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The Theatreguide.London Review

One Jewish Boy
Trafalgar Studio 2     Spring 2020

One Jewish Boy by Stephen Laughton takes a brave step in giving us a play whose dramatic talking point is intended to be the highly charged and important one of anti-Semitism.

Jesse (Robert Neumark-Jones), a middle class lad from Highgate in London, is brutally beaten in 2013 by a racist who makes it clear the reason is anti-Jewish prejudice. 'Hitler was right.' we hear the assailant say.

The trauma of what happened leads him to be especially sensitive to the rising levels of anti-Semitism in England and across Europe. It also leads him to be nervous of others, by for instance crossing the road when he sees a black man. and to become increasingly argumentative with his partner Alex (Asha Reid), a mixed heritage woman from Peckham.

If the description sounds promising, the actual script is weak. Most of its ninety minute length is a very lightweight, occasionally funny equivalent of an afternoon radio soap romance whose short scenes bob backwards and forwards in time, never stopping long enough to offer any depth.

Tacked awkwardly onto this is the bit about the anti-Semitic paranoia of Jesse, who talks about 'inherited trauma' and a half-dozen other notions that, according to Alex, make him sound like an academic. When she objects to their son being circumcised, he starts to accuse her of being 'border-line anti-Semitic.' No wonder she leaves him.

Actually, you could understand both actors leaving him, because he isn't a realistic character. His words are what the writer would like him to say, what it is safe to say, rather than what emerges fluently from character.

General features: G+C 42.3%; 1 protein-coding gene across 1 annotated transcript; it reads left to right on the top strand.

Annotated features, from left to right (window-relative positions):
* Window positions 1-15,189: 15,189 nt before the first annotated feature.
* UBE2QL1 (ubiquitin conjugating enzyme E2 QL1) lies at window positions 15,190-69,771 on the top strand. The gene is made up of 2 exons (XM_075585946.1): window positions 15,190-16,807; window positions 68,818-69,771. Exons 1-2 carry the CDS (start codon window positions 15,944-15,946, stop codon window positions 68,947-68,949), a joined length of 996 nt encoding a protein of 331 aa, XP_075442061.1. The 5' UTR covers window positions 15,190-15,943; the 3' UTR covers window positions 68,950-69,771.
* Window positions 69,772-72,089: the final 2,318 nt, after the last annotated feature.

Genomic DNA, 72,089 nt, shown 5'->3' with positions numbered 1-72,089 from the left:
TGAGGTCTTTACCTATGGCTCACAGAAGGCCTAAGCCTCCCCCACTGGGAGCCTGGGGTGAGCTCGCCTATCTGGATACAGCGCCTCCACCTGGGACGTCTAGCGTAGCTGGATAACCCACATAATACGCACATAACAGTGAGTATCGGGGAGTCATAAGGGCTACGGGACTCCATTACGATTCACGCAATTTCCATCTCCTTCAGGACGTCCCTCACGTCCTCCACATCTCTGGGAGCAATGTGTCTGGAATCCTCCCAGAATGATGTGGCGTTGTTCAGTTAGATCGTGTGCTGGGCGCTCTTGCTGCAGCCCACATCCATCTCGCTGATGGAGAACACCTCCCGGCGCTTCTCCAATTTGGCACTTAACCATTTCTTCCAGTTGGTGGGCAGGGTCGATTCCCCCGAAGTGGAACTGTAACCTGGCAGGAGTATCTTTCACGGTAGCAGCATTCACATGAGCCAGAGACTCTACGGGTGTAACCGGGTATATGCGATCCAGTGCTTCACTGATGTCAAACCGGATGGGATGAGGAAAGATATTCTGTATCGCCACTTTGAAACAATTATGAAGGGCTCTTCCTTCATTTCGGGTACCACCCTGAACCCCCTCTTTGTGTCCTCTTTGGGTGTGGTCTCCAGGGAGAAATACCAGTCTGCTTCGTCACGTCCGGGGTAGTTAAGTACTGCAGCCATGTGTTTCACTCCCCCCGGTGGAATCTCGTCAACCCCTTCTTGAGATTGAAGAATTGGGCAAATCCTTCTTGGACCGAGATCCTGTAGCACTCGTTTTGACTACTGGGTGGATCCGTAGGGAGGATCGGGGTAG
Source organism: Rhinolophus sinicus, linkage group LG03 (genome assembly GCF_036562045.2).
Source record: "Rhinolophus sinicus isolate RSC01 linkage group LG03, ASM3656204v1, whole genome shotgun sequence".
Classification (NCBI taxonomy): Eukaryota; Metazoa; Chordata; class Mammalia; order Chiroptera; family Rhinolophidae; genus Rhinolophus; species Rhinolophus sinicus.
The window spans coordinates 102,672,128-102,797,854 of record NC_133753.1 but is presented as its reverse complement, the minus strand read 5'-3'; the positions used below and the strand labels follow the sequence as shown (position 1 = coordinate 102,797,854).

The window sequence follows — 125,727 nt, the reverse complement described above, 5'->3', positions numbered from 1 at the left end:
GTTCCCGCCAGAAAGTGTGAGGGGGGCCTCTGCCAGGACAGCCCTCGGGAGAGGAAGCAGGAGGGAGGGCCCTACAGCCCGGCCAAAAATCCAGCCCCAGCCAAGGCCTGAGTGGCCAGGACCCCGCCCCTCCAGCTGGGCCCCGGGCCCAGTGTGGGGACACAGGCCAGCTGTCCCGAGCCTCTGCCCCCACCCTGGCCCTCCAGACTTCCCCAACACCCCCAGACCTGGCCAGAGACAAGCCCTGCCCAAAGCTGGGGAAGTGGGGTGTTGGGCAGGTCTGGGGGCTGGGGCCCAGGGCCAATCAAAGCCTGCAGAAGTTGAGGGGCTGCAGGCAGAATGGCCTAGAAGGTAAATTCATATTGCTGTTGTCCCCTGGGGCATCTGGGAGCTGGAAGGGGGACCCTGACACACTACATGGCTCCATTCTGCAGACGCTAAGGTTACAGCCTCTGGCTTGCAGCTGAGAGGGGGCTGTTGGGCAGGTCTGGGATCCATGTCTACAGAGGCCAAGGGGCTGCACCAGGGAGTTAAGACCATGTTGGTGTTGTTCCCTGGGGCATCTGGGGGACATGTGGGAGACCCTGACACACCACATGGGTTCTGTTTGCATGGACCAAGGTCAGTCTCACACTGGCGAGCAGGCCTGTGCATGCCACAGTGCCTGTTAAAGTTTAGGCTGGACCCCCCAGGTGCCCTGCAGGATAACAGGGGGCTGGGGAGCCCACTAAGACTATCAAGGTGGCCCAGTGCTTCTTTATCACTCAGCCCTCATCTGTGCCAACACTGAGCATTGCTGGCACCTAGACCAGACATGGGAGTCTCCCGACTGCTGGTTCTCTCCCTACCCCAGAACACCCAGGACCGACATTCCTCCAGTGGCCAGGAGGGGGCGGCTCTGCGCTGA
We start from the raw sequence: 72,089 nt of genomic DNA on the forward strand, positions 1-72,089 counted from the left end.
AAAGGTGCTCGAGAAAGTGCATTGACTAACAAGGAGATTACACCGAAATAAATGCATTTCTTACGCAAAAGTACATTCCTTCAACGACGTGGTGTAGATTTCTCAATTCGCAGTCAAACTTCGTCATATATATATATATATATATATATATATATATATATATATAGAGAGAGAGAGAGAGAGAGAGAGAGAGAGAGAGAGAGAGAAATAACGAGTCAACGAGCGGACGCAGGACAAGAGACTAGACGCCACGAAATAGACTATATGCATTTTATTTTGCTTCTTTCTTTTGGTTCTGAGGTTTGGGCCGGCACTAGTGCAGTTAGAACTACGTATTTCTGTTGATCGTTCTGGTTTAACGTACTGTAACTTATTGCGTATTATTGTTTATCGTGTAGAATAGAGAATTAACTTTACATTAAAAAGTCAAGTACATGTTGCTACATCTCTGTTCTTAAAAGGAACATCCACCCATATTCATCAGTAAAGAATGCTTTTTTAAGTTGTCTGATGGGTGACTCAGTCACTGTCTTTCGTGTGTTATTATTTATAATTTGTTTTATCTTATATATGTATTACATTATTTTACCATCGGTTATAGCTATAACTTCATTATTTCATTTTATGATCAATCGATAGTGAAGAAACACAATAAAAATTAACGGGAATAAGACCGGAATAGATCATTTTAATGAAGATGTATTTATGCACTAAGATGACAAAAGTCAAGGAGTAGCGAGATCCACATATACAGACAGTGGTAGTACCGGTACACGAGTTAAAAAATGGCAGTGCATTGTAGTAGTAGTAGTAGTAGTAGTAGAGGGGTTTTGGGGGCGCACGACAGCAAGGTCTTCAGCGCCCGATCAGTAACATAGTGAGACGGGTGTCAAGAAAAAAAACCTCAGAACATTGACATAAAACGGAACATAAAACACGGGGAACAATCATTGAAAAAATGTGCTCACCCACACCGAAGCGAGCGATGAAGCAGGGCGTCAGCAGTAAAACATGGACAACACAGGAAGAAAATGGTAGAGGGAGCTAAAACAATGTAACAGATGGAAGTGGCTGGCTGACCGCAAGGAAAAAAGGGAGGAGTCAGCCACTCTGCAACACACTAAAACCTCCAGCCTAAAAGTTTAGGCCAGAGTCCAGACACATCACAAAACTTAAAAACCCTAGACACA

It’s also why this version of the play is softer than the earlier version at the Old Red Lion, where he was more arrogantly irritating and in one scene very critical of Israeli politicians. I’m not saying either of those changes shouldn't have been made. But the changes didn’t solve the character's basic problem of believability.

And of course even as a gentle political provocation, the play may still bother an audience. You can see some people perhaps worrying that it trivialises the issue of prejudice, that by suggesting Jess is paranoid, it gives racists a bit of a cop-out on something that is a real continuing threat.

Others who recognise that trauma can cause an overreaction to a very real danger in the community may still be irritated by a brief, rushed and unnecessary scene in which Jesse is defending to Alex his 2019 election campaign for the Liberal Democrats with his supposed need to get away from what he claims to be the toxic ant-Semitism of Jeremy Corbyn.

There are many people bewildered by the debate around ant-Semitism who react by trying to keep well away from the subject. And that frustrates those of us who would like to see it properly understood and strongly challenged rather than waved about like some scary flag. Maybe now is not the time when that is possible.

Certainly this slight romance, in its present form, doesn't come anywhere near what is needed.

Keith McKenna

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Review -  One Jewish Boy - Trafalgar Studio 2, 2020